The Only Three Skills That Will Matter In 2020 And Onward

Recently, I was speaking with a group of students at Columbia University. One brilliant student asked a simple question: “What are the most important skills for anyone to learn to have a great career in 2020 and onward?”


I struggled for a short while and then summarized them as selling, building and financing. Let’s take a look at each of these skills and break down the best ways to bolster them in the coming months — and years.



Whether you are new to the job market, in the middle of your career or working as a CEO, you must learn to sell. You are always selling to your boss, your customers, your peers and even your team. If you want any growth in any career, you have no choice but to learn to sell. This can be digital marketing or 100 other subsectors of digital marketing.


Lots of technology folks tend to believe that there is no need to learn sales skills. There’s this myth that conjures the illusion of a geeky Silicon Valley coder conquering the world with just their coding skills. The truth is, even they will have to sell to customers to investors.


Any professional can start learning sales skills easily. Unknowingly, we are always selling. It can be our ideas, our demands or just our day-to-day negotiations with family members, friends or colleagues. Start by becoming aware that your everyday transactions are also sales processes.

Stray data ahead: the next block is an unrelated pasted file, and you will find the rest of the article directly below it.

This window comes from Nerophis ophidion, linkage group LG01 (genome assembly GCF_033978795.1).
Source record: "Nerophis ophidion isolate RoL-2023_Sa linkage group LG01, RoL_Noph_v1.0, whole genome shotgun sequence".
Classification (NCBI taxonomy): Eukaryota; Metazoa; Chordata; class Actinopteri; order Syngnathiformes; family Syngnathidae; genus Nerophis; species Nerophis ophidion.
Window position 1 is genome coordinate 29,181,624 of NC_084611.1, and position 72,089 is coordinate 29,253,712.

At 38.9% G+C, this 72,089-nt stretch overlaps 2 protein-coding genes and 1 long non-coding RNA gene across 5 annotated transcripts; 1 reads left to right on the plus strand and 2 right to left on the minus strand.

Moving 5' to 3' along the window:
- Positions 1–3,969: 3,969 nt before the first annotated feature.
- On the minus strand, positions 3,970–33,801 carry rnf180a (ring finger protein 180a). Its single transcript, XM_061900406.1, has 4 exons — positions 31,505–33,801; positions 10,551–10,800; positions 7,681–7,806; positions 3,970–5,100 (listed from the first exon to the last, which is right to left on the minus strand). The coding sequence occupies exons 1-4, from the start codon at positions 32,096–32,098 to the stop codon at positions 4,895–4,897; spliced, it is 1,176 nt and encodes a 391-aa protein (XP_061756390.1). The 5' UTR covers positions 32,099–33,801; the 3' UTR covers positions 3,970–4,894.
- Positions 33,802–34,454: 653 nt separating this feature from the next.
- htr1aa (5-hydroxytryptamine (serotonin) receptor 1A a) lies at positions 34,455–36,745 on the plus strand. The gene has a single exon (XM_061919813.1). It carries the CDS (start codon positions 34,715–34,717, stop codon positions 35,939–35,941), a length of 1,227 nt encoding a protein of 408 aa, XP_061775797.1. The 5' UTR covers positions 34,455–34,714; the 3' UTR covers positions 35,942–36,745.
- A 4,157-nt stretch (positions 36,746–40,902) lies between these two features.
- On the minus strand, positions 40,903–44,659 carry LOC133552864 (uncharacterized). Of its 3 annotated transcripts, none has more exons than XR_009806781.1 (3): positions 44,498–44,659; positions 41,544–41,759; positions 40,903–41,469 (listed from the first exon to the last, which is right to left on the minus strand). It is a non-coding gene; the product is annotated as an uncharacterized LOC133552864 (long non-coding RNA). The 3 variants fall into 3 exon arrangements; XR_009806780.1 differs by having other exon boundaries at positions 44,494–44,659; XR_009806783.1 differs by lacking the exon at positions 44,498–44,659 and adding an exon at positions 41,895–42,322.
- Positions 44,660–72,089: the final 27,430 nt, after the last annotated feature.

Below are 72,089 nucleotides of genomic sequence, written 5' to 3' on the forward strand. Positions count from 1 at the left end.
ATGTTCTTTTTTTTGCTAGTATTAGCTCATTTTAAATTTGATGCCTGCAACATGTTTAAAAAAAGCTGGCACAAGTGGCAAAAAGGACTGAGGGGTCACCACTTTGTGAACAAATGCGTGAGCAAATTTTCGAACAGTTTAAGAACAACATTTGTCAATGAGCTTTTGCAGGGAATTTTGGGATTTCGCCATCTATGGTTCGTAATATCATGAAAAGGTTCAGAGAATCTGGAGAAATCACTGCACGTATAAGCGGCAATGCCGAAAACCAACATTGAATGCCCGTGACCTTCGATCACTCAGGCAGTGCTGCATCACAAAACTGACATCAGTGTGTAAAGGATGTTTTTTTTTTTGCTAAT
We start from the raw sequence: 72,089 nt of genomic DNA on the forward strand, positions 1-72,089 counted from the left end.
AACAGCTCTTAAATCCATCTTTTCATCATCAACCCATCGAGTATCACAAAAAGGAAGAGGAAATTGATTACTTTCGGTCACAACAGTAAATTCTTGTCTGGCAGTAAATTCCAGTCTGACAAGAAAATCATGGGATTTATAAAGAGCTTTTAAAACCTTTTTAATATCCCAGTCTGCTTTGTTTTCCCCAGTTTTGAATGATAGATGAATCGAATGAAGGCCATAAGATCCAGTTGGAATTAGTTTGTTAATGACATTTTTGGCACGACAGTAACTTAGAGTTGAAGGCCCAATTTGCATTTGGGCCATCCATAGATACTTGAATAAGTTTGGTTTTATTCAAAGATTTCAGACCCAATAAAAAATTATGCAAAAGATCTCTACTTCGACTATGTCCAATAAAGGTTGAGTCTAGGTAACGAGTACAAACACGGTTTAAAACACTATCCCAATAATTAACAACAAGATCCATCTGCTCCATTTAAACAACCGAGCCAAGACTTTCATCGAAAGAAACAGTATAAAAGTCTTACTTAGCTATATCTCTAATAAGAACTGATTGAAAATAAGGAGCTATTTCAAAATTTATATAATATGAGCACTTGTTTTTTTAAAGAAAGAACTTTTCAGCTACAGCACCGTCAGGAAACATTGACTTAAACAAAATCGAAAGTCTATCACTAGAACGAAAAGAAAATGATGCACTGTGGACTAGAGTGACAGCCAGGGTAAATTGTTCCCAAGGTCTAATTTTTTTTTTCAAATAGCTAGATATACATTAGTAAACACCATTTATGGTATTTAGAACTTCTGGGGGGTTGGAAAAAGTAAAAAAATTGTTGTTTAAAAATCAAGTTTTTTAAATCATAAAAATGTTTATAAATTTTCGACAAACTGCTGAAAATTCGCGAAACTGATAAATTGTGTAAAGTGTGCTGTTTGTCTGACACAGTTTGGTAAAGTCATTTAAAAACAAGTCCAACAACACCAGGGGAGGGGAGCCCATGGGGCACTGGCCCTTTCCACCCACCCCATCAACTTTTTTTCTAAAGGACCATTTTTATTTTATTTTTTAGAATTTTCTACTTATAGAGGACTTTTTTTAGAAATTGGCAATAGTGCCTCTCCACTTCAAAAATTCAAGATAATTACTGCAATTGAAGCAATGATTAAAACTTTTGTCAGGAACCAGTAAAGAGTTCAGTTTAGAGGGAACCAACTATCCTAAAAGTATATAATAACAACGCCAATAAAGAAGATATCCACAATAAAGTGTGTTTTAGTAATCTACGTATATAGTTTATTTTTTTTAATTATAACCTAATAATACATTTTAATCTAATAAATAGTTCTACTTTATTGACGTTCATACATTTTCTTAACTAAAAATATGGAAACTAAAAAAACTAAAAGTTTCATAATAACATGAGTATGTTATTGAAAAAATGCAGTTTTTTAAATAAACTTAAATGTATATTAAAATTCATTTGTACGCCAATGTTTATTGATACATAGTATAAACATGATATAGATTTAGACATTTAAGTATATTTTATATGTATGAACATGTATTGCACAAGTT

From there, the best thing to learn is the AIDA model. The acronym stands for attention, interest, desire, and action. With this simple approach, you can learn the fundamentals of selling and boost your career opportunities. This is especially useful for those who want to negotiate their salaries. Asking for higher compensation is also a sales skill.



The careers of the future will be fraught with a tsunami of automation. If you are not excellent at building something, either a product or service, your career options will be very limited. So, learn to code or to design a product, or learn engineering to make something. The more you know about the product or service of your company, the better. There are some instances where it’s argued one may need to be a generalist instead of a specialist. But in reality, every field needs an expert. As we progress deeper into the perfect storm of outsourcing, automation and the gig economy, the need for super specialists will become apparent.


All professionals must have some knowledge of what their company is building. Many times, people who have worked in companies for a number of years will not even be aware of their own companies’ products. Professionals need to learn and get their hands dirty. If your employer is a financial services company, you may want to learn about how derivatives work or how bonds are written. If you work for a software company, you should learn the basics of the latest technologies your company is adapting.


The easiest way to get on this bandwagon is to recruit reverse mentors. This is very important for midlevel and senior professionals, who can recruit college students or newly employed professionals as reverse mentors. These younger people can bring you up to speed in the latest and greatest. Remember, knowledge can come from anywhere. The younger the reverse mentor, the more you tend to learn.

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